Yet despite the enjoyable pacing and some quick-witted dialogue, I don’t love this episode. It’s partly because so much of the regular cast gets short shrift – McCoy and Chapel are absent, Scotty and Sulu serve as plot devices, Uhura has little to contribute – and partly because a lot of technobabble is necessary to justify all the goings-on. Bem’s nature as a colony creature is introduced in a clever way when his lower body splits off to steal Kirk and Spock’s phasers, but the initial appearance of the entity on the Enterprise involves a great deal of technobabble that doesn’t make a lot of sense – a non-network sensory stasis anomaly that resembles a sensor field but without a scanning grid? Huh? And Kirk seems awfully willing to let Bem (who may talk like Yoda but clearly doesn’t have centuries-old wisdom) push the Enterprise around in a way that he never put up with from, say, Ambassador Fox in “A Taste of Armageddon.” How, after letting Bem get away with sulking in his quarters for months when he was supposed to be observing, did Kirk allow himself to be persuaded to let the commander beam down to a planet with a pre-warp culture of unknown strength and intelligence?
There are lots of giggle moments – Bem separating parts of his body to walk around logs and through prison bars, Spock saying “I’m only a Vulcan,” Scotty claiming the Loch Ness Monster couldn’t penetrate the anomaly, Bem scoffing at the idea that Kirk is the best captain in the fleet, Kirk wondering “How come we always end up like this?” from inside his cage, to name a few…my favorite is the exchange between Kirk and Spock in which Kirk says at times he thinks he should have been a librarian, only to have Spock say that it would be no less challenging, though perhaps less dangerous. There are several entertaining chase scenes, including one with dino-lizards carrying torches. Yet though this entity may be one of the least annoying godlike beings encountered by Starfleet, it’s still a frustrating plot device – Spock reveals that the life on the planet seems younger than he’d expect given the age of the star, but we never find out whether the entity has meddled or is in fact the reason there’s life in the first place. It’s not the most confidence-inspiring of entities and Bem must be reduced to a pathetic, suicidal state to make it look good, though it’s still a huge improvement on Apollo, Vaal, et al.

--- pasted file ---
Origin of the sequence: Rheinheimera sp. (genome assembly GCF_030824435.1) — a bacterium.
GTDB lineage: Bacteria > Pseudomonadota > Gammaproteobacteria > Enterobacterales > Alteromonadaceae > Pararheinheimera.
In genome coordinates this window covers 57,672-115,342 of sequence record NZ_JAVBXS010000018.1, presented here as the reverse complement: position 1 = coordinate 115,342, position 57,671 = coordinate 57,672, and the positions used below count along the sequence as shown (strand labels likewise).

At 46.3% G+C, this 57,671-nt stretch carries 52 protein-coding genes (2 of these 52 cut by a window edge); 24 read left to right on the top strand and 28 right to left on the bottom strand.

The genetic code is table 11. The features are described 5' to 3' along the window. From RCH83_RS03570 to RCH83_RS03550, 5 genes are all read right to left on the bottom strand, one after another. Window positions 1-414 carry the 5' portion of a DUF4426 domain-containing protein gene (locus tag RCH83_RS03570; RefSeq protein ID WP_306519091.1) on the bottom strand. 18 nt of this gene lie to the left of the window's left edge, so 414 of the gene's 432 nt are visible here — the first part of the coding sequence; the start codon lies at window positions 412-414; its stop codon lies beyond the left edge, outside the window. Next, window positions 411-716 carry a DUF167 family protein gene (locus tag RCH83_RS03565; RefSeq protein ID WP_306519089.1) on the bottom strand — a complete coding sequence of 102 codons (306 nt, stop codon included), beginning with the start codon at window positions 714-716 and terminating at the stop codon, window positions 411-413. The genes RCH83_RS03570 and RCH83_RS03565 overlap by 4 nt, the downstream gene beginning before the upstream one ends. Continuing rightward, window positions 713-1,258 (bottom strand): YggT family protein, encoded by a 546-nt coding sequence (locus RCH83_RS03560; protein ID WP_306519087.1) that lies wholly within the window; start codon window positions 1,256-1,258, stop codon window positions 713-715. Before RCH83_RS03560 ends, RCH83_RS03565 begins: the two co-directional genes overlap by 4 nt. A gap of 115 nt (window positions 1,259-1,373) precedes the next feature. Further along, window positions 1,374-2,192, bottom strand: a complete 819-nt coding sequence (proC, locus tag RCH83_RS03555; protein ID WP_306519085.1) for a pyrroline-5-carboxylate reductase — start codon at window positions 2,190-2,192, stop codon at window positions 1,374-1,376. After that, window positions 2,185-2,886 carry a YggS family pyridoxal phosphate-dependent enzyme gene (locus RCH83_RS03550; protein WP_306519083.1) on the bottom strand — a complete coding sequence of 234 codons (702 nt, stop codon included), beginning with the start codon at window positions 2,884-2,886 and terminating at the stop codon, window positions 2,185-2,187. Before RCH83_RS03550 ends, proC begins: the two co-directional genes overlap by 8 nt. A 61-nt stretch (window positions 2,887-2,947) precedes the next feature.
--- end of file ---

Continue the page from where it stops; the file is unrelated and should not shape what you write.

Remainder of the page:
On the plus side, however, we get the first pronouncement of James Tiberius Kirk’s full name, not made canon until the original series movies. If there were no other reason to watch “Bem,” that would be enough.